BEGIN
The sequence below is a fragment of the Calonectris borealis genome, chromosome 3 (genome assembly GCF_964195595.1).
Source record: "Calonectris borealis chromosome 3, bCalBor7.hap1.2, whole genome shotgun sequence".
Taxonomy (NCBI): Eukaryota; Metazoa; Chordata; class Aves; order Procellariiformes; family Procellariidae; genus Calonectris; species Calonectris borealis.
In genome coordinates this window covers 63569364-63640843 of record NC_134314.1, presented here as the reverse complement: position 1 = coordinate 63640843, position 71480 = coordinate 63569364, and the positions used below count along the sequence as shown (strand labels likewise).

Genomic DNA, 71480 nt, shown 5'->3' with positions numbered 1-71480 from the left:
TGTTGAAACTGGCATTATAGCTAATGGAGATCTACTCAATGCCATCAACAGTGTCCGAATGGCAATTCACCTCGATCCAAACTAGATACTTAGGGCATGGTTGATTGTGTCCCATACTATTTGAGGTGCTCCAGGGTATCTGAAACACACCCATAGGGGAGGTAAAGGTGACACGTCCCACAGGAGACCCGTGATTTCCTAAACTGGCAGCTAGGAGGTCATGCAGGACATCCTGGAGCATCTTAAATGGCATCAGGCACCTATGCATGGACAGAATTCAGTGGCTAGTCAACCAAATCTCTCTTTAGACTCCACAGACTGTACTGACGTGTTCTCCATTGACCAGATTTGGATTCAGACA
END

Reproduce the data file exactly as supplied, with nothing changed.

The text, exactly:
The sequence below is a fragment of the Calonectris borealis genome, chromosome 3 (genome assembly GCF_964195595.1).
Source record: "Calonectris borealis chromosome 3, bCalBor7.hap1.2, whole genome shotgun sequence".
Taxonomy (NCBI): Eukaryota; Metazoa; Chordata; class Aves; order Procellariiformes; family Procellariidae; genus Calonectris; species Calonectris borealis.
In genome coordinates this window covers 63569364-63640843 of record NC_134314.1, presented here as the reverse complement: position 1 = coordinate 63640843, position 71480 = coordinate 63569364, and the positions used below count along the sequence as shown (strand labels likewise).

Genomic DNA, 71480 nt, shown 5'->3' with positions numbered 1-71480 from the left:
TGTTGAAACTGGCATTATAGCTAATGGAGATCTACTCAATGCCATCAACAGTGTCCGAATGGCAATTCACCTCGATCCAAACTAGATACTTAGGGCATGGTTGATTGTGTCCCATACTATTTGAGGTGCTCCAGGGTATCTGAAACACACCCATAGGGGAGGTAAAGGTGACACGTCCCACAGGAGACCCGTGATTTCCTAAACTGGCAGCTAGGAGGTCATGCAGGACATCCTGGAGCATCTTAAATGGCATCAGGCACCTATGCATGGACAGAATTCAGTGGCTAGTCAACCAAATCTCTCTTTAGACTCCACAGACTGTACTGACGTGTTCTCCATTGACCAGATTTGGATTCAGACA